Trudeau was speaking just hours after Saudi Arabia Foreign Minister Adel al-Jubeir told reporters in Riyadh that it's up to Canada to step up and fix its "big mistake".
The Saudi government severed diplomatic ties with Canada, expelled its ambassador, cut off bilateral trade and investments and halted all flights to and from the country. His case long has been raised by worldwide human rights groups and Western diplomats, including Canadians, who have called on Saudi Arabia to free him. It is a country that has great significance in the world, that is making progress in the area of human rights. It also ended state-backed educational and medical programs in a dispute that was sparked by Canada demanding the release of jailed rights activists.
More than £77.6 billion (US$100 billion) of Saudi funds have been invested in the worldwide market, though executives say the proportion invested in Canadian holdings would be "fairly small in absolute terms".
"There is nothing to mediate".
The kingdom was angry at Ottawa for openly denouncing a crackdown on rights activists in Saudi Arabia.
He said: "Canada made a mistake and they know what they need to do to correct it". Among the arrested activists is Samar Badawi, whose writer brother Raif Badawi was arrested in Saudi Arabia in 2012 and later sentenced to 1,000 lashes and 10 years in prison for insulting Islam while blogging.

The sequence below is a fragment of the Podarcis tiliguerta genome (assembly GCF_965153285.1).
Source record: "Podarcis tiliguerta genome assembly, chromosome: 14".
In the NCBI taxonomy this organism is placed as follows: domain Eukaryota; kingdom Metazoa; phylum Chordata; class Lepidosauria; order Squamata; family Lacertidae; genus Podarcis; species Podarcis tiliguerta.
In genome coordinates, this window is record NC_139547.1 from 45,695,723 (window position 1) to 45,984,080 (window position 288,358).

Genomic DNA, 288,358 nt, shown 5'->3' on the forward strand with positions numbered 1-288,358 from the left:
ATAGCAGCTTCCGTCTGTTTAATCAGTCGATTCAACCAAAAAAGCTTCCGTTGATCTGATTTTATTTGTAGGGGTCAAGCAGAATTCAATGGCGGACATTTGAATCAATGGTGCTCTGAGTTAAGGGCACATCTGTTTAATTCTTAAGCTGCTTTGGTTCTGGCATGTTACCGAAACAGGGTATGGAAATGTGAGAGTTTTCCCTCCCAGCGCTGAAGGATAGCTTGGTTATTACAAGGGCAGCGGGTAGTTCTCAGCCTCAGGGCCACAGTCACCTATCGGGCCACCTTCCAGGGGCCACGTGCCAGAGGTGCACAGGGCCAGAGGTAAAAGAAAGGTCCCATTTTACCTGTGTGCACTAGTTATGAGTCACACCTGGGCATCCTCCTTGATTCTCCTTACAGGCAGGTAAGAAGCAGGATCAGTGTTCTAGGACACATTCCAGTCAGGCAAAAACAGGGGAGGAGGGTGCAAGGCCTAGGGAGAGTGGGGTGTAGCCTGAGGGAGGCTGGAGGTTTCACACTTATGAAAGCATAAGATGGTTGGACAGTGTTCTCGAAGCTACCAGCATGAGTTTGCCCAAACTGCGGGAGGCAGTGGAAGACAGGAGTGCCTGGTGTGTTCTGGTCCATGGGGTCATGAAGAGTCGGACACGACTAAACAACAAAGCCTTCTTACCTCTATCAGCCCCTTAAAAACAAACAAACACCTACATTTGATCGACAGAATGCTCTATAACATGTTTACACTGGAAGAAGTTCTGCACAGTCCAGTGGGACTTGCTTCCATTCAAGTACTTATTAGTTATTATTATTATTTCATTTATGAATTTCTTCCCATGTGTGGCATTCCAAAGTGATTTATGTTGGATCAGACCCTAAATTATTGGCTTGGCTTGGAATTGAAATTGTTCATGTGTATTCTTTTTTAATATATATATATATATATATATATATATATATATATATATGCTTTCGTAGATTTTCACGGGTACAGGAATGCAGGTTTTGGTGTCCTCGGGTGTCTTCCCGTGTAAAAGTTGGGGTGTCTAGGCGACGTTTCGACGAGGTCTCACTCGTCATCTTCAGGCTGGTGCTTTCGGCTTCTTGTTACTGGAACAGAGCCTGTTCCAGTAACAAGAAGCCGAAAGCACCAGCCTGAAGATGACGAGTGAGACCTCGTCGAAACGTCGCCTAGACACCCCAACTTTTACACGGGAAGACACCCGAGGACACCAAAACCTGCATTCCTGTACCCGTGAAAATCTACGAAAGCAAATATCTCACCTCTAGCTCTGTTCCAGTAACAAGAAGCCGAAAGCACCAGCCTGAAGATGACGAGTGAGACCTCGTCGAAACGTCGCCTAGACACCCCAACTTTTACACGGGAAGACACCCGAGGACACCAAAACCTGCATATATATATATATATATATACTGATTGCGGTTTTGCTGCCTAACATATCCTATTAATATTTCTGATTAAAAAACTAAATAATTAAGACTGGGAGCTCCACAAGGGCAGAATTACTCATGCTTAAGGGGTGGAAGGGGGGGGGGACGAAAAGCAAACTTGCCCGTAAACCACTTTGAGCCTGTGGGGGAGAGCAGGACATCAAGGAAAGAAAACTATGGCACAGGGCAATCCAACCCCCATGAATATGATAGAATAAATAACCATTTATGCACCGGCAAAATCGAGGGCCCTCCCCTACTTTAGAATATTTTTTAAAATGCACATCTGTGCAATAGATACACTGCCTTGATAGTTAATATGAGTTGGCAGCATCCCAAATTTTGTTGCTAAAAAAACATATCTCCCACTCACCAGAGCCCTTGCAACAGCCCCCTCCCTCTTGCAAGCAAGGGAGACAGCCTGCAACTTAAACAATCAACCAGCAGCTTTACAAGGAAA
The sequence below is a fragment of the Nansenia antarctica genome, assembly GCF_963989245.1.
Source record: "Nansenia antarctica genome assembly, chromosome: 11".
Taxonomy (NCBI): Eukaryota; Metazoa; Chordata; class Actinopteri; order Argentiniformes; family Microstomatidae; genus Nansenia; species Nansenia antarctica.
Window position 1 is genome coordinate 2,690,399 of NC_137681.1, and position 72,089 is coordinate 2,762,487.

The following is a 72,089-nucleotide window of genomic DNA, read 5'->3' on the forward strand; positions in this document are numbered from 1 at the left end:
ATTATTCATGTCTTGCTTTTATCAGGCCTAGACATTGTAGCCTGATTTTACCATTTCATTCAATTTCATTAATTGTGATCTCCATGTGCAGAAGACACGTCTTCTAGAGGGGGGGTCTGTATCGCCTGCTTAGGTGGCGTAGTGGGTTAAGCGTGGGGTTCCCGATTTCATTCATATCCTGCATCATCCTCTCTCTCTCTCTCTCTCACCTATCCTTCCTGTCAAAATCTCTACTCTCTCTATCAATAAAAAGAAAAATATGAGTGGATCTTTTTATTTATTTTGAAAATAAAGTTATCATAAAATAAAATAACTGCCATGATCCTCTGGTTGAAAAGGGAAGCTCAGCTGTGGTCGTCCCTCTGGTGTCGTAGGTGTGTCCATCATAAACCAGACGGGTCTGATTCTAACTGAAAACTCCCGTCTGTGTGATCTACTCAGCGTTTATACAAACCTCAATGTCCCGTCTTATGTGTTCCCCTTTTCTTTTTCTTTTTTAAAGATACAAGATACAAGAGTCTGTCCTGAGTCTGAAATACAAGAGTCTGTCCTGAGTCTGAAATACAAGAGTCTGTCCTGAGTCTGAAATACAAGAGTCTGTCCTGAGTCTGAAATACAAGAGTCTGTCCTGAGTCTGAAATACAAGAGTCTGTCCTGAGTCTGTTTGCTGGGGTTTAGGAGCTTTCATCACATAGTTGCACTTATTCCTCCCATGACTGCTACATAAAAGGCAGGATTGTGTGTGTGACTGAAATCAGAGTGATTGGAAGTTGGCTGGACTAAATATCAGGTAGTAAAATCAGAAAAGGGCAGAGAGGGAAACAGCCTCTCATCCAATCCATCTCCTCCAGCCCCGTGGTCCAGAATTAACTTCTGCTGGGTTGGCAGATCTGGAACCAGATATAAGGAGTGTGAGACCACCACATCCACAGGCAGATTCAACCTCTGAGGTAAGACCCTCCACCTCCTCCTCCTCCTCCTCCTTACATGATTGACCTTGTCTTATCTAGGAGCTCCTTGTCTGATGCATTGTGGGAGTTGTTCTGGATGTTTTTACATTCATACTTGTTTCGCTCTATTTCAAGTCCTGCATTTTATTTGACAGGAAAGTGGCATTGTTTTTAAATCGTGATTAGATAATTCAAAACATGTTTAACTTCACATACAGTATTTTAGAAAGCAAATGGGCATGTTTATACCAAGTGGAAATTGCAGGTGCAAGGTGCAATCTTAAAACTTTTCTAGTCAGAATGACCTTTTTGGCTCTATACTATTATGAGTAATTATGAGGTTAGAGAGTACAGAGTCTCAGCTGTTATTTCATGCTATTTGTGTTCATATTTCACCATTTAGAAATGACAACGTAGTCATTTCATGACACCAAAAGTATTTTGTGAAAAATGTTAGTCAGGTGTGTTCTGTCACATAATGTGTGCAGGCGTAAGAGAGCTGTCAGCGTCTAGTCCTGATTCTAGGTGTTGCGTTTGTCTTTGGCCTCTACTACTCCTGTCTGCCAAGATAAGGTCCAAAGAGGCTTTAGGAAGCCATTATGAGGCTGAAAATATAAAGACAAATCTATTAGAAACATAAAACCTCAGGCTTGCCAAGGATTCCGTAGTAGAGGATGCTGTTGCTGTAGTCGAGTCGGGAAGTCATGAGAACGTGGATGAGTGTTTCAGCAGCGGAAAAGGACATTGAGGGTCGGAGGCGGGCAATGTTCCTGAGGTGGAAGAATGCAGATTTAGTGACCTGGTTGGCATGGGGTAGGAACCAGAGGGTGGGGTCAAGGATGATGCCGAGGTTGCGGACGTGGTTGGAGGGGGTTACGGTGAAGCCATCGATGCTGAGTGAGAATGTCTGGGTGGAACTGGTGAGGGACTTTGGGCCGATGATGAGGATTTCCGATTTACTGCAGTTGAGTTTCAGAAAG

Experts have said the Saudi move illustrates how the oil-rich kingdom is increasingly seeking to use its economic and diplomatic muscle to quell foreign criticism under its young de facto leader, Crown Prince Mohammed bin Salman.
Since rising to power in 2015, Prince Salman has blockaded Saudi Arabia's neighbour Qatar, led a military intervention in Yemen and increased tensions with Iran.
Saudi Arabia's actions mirror its regional blockade imposed on Qatar previous year, where Saudi and its regional allies took monetary action against the Gulf state, insisting they remove Qatari investments from their portfolios. The Saudi state airline also announced it was suspending operations in Canada.
Saudi Arabia's diplomatic dispute with Canada over its arrest of women's rights activists will not affect the kingdom's oil sales to Canadian customers, the Saudi energy minister said Thursday.
According to Reuters, Saudi Arabia's main state wheat-buying agency told grains exporters it will no longer accept Canadian-origin grains in global tenders.
"Saudi Arabia does not interfere in the affairs of Canada in any way". Bilateral trade between the two nations exceeded $4bn past year, with Canadian exports to Saudi Arabia totalling $1.2bn in 2017.
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